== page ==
Probing the factors that stabilize mononuclear rhodium(II) bis(phosphine), η6-arene complexes with piano-stool geometries

Elizabeth T. Singewald, Caroline S. Slone, Charlotte L. Stern, Chad A Mirkin*, Glenn P.A. Yap, Louise M. Liable-Sands, Arnold L. Rheingold

*Corresponding author for this work

Research output: Contribution to journalArticlepeer-review

43 Scopus citations


The synthesis, characterization, and electrochemistry of a series of Rh(I) bis(phosphine), η6-arene, piano-stool complexes are reported. The study reported herein elucidates several of the important factors which lead to the stabilization of Rh(II) in this coordination environment. From the electrochemical data for a series of complexes of the type [Rh(η2-dppe)(η6-C6H6-(n)X(n))]BF4 (X = CH3, n = 0-6) (1-7) it was shown that the addition of methyl groups to the arene ligand kinetically stabilize the Rh(II) center and thermodynamically stabilize the Rh(II) species by 16 mV per added methyl group. Furthermore, complexes which contain chelation to the arene ligand, such as [Rh(η61-Ph(CH2)3PPh2)(η1-Ph(CH2)3PPh2)]BF4 (12), kinetically stabilize the Rh(II) form, presumably from ligand substitution based decomposition reactions. The electrochemical studies of five isostructural and isoelectronic complexes, [Rh(η2-dppe)(η6-C6H5CH3)]BF4 (2), [Rh(η1-n-BuPPh2)26-C6H5CH3)]BF4 (8), [Rh(η2-dppp)(η6-C6H5CH3)]BF4 (9), [Rh(η2-dphb)(η6-C6H5CH3)]BF4 (10), and 12 show that those complexes which contain bidentate, bis(phosphine) chelation with an ethyl or butyl bridge, 2 and 10, thermodynamically destabilize the Rh(II) form relative to those complexes which contain a less restricted bis(phosphine) chelate or no bis(phosphine) chelation. Using single-crystal X-ray data and extended Huckel calculations, these counterintuitive electrochemical trends were explained in terms of not only the properties of the Rh(I) complex but also, in terms of the structural changes which are likely to occur upon oxidation of the metal center from Rh(I) to Rh(II).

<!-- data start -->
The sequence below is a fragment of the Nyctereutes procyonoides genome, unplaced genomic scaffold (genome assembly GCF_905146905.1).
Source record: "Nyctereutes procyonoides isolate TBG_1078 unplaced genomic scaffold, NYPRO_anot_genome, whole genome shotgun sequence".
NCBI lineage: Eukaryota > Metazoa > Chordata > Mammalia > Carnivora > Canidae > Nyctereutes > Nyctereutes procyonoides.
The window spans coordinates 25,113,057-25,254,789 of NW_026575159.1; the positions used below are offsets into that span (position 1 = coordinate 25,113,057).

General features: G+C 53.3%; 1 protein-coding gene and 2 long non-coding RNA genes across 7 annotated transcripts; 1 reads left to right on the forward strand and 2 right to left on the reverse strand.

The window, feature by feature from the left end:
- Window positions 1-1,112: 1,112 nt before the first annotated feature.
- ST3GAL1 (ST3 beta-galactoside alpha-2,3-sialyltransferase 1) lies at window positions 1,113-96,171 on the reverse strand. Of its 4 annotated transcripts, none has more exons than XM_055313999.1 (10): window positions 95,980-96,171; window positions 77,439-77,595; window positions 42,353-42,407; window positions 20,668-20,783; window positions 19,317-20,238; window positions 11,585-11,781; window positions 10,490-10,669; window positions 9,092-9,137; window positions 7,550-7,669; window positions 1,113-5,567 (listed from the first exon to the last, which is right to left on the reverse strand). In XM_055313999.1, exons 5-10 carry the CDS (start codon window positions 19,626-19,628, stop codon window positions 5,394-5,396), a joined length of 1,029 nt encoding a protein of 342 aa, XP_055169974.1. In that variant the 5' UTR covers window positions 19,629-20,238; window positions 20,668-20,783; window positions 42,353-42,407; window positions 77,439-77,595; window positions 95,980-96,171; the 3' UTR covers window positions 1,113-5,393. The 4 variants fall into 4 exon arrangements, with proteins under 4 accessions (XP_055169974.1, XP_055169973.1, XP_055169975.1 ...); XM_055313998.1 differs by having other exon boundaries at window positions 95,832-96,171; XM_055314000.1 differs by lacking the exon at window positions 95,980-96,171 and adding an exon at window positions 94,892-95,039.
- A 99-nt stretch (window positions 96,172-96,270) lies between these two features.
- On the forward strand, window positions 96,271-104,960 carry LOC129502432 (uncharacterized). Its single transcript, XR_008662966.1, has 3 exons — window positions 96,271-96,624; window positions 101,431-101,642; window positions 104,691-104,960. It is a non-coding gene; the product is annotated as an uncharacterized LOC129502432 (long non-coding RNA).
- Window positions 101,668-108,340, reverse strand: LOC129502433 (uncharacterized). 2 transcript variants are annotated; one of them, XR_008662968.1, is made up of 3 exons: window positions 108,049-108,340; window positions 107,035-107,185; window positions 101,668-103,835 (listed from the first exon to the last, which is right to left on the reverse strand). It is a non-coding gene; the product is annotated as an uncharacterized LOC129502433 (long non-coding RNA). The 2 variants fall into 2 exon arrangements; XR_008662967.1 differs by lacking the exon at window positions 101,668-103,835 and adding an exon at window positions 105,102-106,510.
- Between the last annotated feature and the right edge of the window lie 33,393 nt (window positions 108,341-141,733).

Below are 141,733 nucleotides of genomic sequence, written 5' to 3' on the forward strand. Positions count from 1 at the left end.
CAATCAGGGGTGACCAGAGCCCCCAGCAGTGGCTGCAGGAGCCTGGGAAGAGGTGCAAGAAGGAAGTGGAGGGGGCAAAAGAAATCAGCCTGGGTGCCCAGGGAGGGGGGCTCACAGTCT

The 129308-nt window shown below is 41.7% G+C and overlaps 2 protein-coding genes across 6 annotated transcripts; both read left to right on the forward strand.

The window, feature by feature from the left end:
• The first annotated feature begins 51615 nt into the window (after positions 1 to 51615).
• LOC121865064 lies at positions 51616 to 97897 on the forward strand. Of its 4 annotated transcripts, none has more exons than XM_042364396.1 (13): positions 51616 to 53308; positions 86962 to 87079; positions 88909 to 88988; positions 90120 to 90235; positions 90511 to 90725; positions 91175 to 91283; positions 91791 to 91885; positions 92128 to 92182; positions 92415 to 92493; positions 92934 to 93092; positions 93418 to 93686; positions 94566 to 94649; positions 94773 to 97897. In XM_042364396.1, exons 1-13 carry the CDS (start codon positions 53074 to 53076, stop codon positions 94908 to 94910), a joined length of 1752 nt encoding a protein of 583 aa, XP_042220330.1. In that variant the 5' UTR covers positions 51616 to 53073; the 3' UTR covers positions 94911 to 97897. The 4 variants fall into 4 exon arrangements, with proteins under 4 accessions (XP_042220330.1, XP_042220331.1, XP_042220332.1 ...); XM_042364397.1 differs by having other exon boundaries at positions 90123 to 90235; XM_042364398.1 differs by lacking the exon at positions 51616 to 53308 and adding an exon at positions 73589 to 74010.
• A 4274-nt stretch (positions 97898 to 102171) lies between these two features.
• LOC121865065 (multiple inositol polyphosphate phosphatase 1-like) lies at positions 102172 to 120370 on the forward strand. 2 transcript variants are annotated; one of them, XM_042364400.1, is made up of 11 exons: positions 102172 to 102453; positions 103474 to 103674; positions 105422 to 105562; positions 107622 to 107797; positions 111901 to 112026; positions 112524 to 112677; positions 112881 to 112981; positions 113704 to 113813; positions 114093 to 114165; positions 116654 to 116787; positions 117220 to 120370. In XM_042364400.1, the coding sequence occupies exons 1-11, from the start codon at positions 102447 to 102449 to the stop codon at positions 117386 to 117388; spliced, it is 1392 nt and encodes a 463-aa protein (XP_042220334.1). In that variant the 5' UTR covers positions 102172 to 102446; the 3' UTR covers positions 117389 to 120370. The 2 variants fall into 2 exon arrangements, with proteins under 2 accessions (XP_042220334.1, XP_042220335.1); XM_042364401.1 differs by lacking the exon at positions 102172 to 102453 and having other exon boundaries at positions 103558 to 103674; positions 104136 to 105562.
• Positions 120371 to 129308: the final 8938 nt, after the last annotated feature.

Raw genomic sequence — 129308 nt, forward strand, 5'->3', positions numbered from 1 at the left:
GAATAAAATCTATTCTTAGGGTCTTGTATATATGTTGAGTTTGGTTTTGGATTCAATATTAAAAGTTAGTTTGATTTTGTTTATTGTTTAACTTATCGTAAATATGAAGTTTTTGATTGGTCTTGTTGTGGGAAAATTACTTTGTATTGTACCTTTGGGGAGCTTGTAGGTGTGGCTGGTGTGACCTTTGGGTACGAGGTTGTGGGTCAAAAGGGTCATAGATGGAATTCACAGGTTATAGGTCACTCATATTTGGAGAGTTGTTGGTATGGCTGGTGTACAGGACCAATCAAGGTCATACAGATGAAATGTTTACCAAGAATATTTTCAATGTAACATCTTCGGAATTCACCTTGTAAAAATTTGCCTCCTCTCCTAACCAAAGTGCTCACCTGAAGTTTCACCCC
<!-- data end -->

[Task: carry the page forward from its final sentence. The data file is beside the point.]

Original languageEnglish (US)
Pages (from-to)3048-3056
Number of pages9
JournalJournal of the American Chemical Society
Issue number13
StatePublished - Apr 2 1997

ASJC Scopus subject areas

  • Catalysis
  • Chemistry(all)
  • Biochemistry
  • Colloid and Surface Chemistry

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